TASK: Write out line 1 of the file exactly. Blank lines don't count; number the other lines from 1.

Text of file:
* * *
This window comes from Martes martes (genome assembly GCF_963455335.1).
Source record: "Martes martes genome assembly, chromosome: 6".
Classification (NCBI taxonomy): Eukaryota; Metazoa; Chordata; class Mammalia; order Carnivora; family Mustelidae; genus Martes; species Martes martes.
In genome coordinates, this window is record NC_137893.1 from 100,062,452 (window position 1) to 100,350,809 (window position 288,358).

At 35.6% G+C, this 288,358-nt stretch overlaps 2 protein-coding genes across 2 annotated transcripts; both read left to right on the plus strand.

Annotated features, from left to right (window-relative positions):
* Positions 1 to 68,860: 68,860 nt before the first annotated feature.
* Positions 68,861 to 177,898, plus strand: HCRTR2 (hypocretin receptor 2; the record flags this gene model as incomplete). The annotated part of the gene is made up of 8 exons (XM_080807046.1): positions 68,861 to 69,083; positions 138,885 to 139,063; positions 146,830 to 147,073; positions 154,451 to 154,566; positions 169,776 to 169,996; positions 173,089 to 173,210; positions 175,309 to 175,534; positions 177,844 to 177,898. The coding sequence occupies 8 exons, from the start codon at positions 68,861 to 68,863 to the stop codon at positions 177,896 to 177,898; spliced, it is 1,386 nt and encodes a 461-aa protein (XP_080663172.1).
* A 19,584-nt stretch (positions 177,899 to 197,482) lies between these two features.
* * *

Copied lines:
This window comes from Martes martes (genome assembly GCF_963455335.1).